Neuromodulator and artificial kidney to be reviewed under FDA's Expedited Access Pathway

The Wearable Artificial Kidney (WAK)--Courtesy of Stephen Brashear

A neuromodulator made by Boston's PathMaker Neurosystems and Blood Purification Technologies' Wearable Artificial Kidney just became some of the first devices to be accepted into the FDA's Expedited Access Pathway for "breakthrough" devices. The development is a win for both companies, and also for the FDA, whose efforts to promote the 6-month-old pathway have resulted in only one other device making it into the EAP pipeline.

The PM-2200 neuromodulator is being developed to treat muscle spasticity in patients with neurological conditions like stroke, cerebral palsy, multiple scelorosis and spinal cord injury, among others.

Meanwhile, the Wearable Artificial Kidney is intended to help the 600,000 U.S. patients with end-stage renal disease, which has a mortality rate of 20%. The device was invented by nephrologist Dr. Victor Gura, of Beverly Hills, CA.

Entrance into the program should mean a faster approval (or possible rejection) because the FDA says on the EAP website that it "may accept a greater degree of uncertainty of the benefit-risk profile for these devices if the uncertainty is sufficiently balanced by other factors, including the probable benefits for patients to have earlier access to EAP Devices, and adequate postmarket controls to support premarket approval."

The expedited pathway is for devices intended "to treat or diagnose a life-threatening of irreversibly debilitating disease or conditions" that offer a clinically meaningful advantage over approved alternatives. In addition, for an investigational device to earn EAP status, the FDA must approve its data development plan.

"Through the FDA Expedited Access Pathway program, we will be able to more rapidly bring to market this breakthrough technology for treating muscle tone disorders," said PathMaker CEO Dr. Nader Yaghoubi in a statement. "As one of the first companies selected into this program, we look forward to working with FDA to rapidly make MyoRegulator available to patients and clinical institutions worldwide."

Gura says the externally worn Wearable Artificial Kidney will reduce hospitalizations for end-stage renal disease patients, who currently need to spend up to 12 hours per week strapped to a kidney dialysis machine. Human trials of the device have been conducted at the University of Washington at Seattle, and details will be presented this week at the American Society of Nephrology's annual conference in San Diego.

"We are thrilled that the FDA has awarded the Wearable Artificial Kidney with its new Expedited Access Pathway," said Gura in a statement. "The WAK has been in development for 14 years, and this designation brings us one vital step closer to making it available to the public. Soon, we hope to be improving the lives of hemodialysis patients in the U.S. and around the world with the WAK."

The development should please the FDA just as much as it does Yaghoubi and Gura. The head of the agency's device arm (CDRH), Dr. Jeff Shuren, regularly promotes the EAP program as a critical plank in of his plan to promote faster approval times. Benefits of the program include priority access to FDA reviewers and the possibility for shorter clinical trials via the use of intermediate or surrogate endpoints.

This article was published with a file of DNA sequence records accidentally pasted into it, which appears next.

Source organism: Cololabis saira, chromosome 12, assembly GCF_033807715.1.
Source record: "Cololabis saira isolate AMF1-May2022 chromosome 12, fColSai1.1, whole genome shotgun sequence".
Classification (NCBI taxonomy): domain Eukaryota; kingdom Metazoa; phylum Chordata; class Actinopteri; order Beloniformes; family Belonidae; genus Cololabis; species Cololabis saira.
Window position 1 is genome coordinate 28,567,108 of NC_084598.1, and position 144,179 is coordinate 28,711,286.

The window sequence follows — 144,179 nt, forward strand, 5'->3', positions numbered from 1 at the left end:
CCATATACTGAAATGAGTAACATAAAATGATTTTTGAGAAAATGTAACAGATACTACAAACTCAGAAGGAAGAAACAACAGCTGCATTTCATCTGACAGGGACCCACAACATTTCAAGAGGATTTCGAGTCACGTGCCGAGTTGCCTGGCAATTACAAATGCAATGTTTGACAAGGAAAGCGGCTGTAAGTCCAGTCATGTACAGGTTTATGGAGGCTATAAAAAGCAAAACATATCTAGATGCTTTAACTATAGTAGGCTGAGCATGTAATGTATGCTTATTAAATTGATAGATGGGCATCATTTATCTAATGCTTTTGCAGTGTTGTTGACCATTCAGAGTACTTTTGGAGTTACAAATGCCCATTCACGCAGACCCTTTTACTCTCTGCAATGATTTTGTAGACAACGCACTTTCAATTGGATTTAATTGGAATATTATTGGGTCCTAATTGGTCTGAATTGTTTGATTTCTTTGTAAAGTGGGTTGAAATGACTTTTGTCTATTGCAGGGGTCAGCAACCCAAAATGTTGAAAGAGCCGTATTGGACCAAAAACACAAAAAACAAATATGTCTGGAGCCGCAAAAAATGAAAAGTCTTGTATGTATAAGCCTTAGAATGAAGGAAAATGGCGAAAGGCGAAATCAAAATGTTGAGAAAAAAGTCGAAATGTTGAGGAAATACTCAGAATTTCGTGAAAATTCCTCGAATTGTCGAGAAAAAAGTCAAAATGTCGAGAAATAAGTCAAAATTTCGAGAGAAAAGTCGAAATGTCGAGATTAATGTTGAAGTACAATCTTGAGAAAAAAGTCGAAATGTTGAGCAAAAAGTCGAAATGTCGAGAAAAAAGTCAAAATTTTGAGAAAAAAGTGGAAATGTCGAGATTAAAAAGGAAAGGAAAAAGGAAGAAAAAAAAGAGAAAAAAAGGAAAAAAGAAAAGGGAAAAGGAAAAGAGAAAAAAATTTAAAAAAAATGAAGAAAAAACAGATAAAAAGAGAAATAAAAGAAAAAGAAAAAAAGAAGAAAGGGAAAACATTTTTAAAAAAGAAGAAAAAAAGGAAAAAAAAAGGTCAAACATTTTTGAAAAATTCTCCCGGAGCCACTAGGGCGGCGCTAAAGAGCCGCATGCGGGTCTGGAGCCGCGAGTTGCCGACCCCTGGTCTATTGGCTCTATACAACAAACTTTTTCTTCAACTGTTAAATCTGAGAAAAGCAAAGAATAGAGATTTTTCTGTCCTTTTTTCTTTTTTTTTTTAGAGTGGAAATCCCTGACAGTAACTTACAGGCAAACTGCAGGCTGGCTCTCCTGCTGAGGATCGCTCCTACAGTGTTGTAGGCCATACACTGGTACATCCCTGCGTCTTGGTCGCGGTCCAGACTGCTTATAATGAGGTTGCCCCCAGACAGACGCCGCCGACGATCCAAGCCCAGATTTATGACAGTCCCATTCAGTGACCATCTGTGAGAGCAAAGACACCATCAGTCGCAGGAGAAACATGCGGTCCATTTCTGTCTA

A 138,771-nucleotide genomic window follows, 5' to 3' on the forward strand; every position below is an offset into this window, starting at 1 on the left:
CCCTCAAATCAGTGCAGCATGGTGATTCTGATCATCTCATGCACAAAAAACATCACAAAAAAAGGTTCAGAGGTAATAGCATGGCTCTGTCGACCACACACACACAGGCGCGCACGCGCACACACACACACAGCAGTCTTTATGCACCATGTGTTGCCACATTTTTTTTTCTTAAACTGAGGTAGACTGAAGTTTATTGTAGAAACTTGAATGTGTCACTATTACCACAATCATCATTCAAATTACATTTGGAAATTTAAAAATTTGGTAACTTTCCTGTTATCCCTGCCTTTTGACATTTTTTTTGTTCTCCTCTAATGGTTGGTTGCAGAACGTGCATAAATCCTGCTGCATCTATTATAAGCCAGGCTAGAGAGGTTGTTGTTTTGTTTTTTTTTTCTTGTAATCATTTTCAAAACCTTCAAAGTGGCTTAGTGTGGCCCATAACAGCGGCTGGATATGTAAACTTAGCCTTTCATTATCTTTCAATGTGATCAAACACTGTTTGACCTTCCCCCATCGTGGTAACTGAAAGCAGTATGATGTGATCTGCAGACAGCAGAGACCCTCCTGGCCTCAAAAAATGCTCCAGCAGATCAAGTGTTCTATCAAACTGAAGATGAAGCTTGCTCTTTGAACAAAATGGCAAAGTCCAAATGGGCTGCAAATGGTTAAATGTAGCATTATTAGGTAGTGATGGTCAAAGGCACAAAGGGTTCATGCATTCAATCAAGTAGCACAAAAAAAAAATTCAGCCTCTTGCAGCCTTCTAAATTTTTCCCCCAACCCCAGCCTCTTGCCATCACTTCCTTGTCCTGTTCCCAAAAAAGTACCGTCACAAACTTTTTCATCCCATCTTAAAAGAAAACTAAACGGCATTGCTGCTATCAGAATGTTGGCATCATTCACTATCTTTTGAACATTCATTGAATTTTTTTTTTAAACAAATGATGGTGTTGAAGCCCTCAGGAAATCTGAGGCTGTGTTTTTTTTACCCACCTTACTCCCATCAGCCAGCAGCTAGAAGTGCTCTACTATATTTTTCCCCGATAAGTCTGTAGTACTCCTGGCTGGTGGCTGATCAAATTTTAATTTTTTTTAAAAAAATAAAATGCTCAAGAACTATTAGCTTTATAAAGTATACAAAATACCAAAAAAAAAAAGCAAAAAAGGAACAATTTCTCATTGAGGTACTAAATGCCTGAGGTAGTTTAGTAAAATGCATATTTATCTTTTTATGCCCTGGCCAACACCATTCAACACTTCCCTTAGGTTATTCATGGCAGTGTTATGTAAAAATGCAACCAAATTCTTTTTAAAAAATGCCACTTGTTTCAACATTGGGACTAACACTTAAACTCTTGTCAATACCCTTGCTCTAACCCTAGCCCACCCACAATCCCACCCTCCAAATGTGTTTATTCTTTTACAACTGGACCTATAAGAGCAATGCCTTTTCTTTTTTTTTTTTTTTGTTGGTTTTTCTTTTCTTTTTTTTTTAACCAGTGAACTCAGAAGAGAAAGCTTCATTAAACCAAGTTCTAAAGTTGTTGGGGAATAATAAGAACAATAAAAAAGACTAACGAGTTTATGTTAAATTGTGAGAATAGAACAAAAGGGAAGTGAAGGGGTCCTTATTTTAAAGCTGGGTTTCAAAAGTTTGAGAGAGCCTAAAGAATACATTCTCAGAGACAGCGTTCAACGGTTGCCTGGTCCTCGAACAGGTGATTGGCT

But industry lawyers have told FierceMedicalDevices they have some reservations about the program. Devices approved through the EAP program are more likely to receive tough postmarket surveillance, but the final guidance, issued in April 2015, does not specify what would happen if the postmarket data is troubling or disappointing.

At the annual AdvaMed industry conference, Shuren told FierceMedicalDevices that in such a scenario, the FDA would potentially withdraw the device's approval, just as it would if the product were approved under conventional pathways.

AdvaMed has given EAP program a lukewarm reception. Following the issuance of the draft guidance in April 2014, AdvaMed said the pathway does not meet Congress intent, as spelled out under the FDA Modernization Act of 1997.

The trade association successfully lobbied for the inclusion of a more ambitious accelerated device pathway in the 21st Century Cures Act to overhaul drug and device industry regulation; the comprehensive bill easily passed the House, but has yet to come up for a vote in the Senate.

Another industry concern is the possibility for an overly narrow indication as a result of the shorter trial.

Still, there are now three known devices being reviewed under the EAP initiative as it approaches its half-year anniversary. In June, Cohera Medical announced that its Sylys resorbable synthetic sealant to prevent leakages during gastrointestinal surgical procedures is being reviewing under the pathway.

Industry watchers should keep a close on the MyoRegulator neuromodulator, Wearable Artificial Kidney and Sylys surgical sealant, as the EAP program is emblematic of the broader approach that Shuren wants to take as head of the FDA's device arm. The model (already being employed in Europe) is characterized by faster premarket decision-making balanced by increased postmarket surveillance.

- read the release from Blood Purification Technologies
- read the the release from PathMaker Neurosystems

Editor's Note: Upon the issuance of a new and corrected press release, this article was changed to reflect the sponsor of the Wearable Artificial Kidney. It is Blood Purification Technologies, not Cedars-Sinai Medical Center.  

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